“The irresponsible reports that are going on out there are not true. I have not interviewed for Penn State and I'm not saying any more on that. There's all kinds of speculation all the time. I don't address all those rumors and irresponsible reports that are going on. If I addressed every coaching job and opening going on around the country I wouldn't do anything else.”

Pelini was asked if he wanted to affirm his commitment to Nebraska, where he has coached the past four seasons. His reply: “I'm not addressing every situation. I don't do it. I shouldn't have to do it.”

Well, now that that’s clear…


PLAYERS HUDDLE: At Penn State’s bowl media day held Monday at Holuba Hall, a number of players indicated that their viewpoint on the coaching search had not been solicited. Apparently they all didn’t get the word. A handful of Nittany Lion upperclassmen met with a member of the search committee recently, sources say. A participating player characterized the discussions as lengthy, positive and forthright.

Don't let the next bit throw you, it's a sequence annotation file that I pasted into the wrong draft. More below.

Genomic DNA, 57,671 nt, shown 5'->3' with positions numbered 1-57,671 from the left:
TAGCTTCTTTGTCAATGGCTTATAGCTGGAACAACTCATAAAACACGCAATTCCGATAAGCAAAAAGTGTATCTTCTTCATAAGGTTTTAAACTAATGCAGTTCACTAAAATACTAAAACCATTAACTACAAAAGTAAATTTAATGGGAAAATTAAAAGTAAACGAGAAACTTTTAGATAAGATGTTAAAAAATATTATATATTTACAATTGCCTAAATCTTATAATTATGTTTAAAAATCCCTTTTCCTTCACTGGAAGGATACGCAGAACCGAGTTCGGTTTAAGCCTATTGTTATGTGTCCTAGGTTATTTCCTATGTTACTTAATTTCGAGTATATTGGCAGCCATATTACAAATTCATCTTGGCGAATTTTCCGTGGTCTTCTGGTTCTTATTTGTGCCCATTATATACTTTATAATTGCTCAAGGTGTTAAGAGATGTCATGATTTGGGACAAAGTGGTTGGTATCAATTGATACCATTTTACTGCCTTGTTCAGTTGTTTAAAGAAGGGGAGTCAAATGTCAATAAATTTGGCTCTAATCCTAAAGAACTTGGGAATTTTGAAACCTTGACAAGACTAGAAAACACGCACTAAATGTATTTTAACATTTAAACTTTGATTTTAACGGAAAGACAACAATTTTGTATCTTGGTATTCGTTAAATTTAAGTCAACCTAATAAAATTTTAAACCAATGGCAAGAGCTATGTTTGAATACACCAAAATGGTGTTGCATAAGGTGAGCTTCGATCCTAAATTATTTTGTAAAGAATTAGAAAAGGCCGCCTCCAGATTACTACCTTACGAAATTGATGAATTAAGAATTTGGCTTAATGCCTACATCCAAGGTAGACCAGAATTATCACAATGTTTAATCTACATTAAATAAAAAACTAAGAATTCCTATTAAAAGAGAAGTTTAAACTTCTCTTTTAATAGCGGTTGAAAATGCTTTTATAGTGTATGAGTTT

TOM CLEMENTS: Green Bay Packers quarterback coach Tom Clements, 58, a McKees Rocks, Pa., native who guided Notre Dame to the 1973 national title, told several reporters he was interested in the position.

The Pittsburgh Post-Gazette reported on Tuesday that Clements “was interviewed Friday via a conference call with the search committee.” Penn State, via Nelson, put out the following Tweet: “Only one coaching candidate was interviewed -- in-person or on the phone -- on Friday, Dec. 16.” That person was Bradley. Of course, that doesn’t mean Clements didn’t talk with someone(s) from the committee, Friday or otherwise. It could have been characterized as something that wasn’t an interview.

RIGHT ON RICHT: On Tuesday we reported that Georgia coach Mark Richt has signed a contract extension. That, was kind enough to point out, may not be the case. The discussions have been ongoing for more than 10 days, and a contract extension – if agreed upon -- has not been announced by Georgia.


Mike Poorman has covered Penn State football since 1979, and for since the 2009 season. His column appears on Mondays and Fridays. Follow him on Twitter at His views and opinions do not necessarily reflect those of Penn State University.